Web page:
Sunday, January 19, 2014

Reda Hicks--2014 Military Spouse of the Year

**UPDATE: On February 23, 2014, the announcement was made that I am the Ft. Riley Military Spouse of the Year. 

***On January 30, 2014, the Top 18 candidates were announced, and I was among them. Now, I have the honor of competing for Army Spouse of the Year. Please vote for me on Tuesday, February 4, by clicking here.


Military Spouse of the Year--that's what I'm hoping, anyway.

I was incredibly honored to learn last week that five friends nominated me for the honor.  Floored, really, and you will be too when you read what they wrote.  In one sense, it was very humbling. I am familiar with a number of past MSOY winners, and they are some amazing men and women!  Definitely big shoes to fill.

But on the other hand, the nominations were also empowering. I love love being an advocate for military families.  The idea of getting to bring that message to a larger audience, to really bring attention to issues facing military families, makes my heart fly.

What is it? Here’s what the website says about MSOY:

Military Spouse magazine founded the Military Spouse of the Year® (MSOY) award in 2008 to honor military spouses of all ranks and from all branches of service. More than a million military spouses support and maintain the home front while our service members defend this great nation. The Military Spouse of the Year® award recognizes military spouses’ important contributions and unwavering commitment to the military community and our country. 

For the program, it’s a way to identify and encourage leaders within the military spouse community.  MSOY winners working together are a powerful force for military families.

For the winners, it is an opportunity to reach a broad audience on particular issues that affect military families. It’s a way to educate, raise awareness, and make positive change. In a word, it’s a platform.

What can my friends do to help?

Voting for MSOY happens in three rounds: (1) base-level voting; (2) branch-level voting; and (3) final voting.  A participant has to win at each level to advance, so my first task is becoming the Ft. Riley Military Spouse of the Year.

The first round base-level vote is TUESDAY! Yes, January 21, 2014. 

Here’s the link to cast your vote:

Here's the link to read my profile:

The link asks for your email address, but that is only so they can track whether you have voted before.

Anyone can vote, so getting the word out is critically important. 

Tell your friends, tell your networks, tell your families, and ask them to VOTE pass it on!  Here are a few easy ways to do that:
  • Facebook—I started a Facebook event that will be updated throughout the voting process with instructions, posts for sharing, and additional information.  You can find the link here.
  • Twitter—My Twitter-savvy friends can follow the process by using the hashtags #TeamReda and #MSOY. Here’s the bitly for the voting link: if you want to tweet your friends.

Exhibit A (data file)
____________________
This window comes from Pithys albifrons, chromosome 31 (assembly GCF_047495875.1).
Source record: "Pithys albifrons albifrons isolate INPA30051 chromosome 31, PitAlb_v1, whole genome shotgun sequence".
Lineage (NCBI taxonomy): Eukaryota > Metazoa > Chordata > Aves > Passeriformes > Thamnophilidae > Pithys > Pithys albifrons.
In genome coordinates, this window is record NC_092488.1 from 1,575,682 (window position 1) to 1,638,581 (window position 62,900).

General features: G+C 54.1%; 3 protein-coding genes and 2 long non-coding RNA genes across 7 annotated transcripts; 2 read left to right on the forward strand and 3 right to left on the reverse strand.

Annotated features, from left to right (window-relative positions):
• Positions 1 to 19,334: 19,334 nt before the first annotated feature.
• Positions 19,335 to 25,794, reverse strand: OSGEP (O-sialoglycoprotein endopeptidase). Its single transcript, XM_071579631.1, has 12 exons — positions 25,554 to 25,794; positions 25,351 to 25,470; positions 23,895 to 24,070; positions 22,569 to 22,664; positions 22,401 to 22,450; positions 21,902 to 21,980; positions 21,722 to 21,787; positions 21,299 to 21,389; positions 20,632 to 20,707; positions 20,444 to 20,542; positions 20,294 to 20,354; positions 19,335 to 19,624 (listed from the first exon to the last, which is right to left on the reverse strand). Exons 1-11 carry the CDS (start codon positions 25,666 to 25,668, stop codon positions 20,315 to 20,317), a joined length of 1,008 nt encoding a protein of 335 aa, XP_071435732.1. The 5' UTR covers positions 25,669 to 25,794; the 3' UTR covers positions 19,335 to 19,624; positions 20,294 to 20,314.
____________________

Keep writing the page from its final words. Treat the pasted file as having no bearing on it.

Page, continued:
• Blog—Subscribe to my blog. I’ll be posting updates during the course of this process, so you know exactly what to do when.
Why do I want to do this?

I’m an advocate to the core.  I love being a voice for the military families community. Whether it’s grassroots phone/email/Twitter campaigns, editorial work, organized advocacy efforts, or storming Capitol Hill I carry the message. 

The political process can be daunting, and we need more military spouses who understand and engage with it.  That’s why I’m proud to be part of a team working to train military spouses to join the conversation, not just calling on their leaders for change, but becoming the leaders who will make change.  

This is important to me not just because it would mean more leaders in tune with the needs of the military community, but also because it would mean leaders who truly understand what serving and sacrificing for this great nation looks like.  It’s part of their lives.

I believe in the power of empowering military spouses.  I don’t just mean spouses that are ready advocates and political leaders, but also spouses empowered in their own homes and communities by their ability to build a career if that is their calling.

Gone blonde for Jake's 40th birthday,
two weeks before he left for Afghanistan
My family is a remote family, and that’s mostly because military service is often incompatible with spouse careers.  Jake has served in four different states in seven years, and I can’t even get licensed fast enough to follow, let alone get a job.  These kinds of hurdles are why a large and growing number of military families live remotely.

I’m proud to work with Military Spouse JD Network on removing those licensing barriers.  I hope that one day no military family will have to live the way mine does to be a two-career household and also serve.

At one of our events in May, General William Suter (Ret.) said “When you help a military spouse you help a military family, and don’t you forget it!” I believe that to my very core. 

I believe the gap can be bridged.  Our family has one foot in the Army and one foot in the civilian world every single day.  Being remote is hard, but one blessing it has provided is the opportunity to address a civilian community (Houston) with the message of what military life is really like.

My experience has been, the more they know, the more people are willing to help.  The problem is that the military are small in numbers (less than 1%) in terms of overall population in this country, and not near major metropolitan areas.  That means civilians don’t necessarily come into contact with us.  But when they are aware, they care.  So we know what our homework is!  I address my civilian community with our message every chance I get. 

1 comment:

  1. This is a great to inspire other military spouses to be a role model and to be strong. This is also another way to let them see that they are not alone and a lot of spouses are there to help.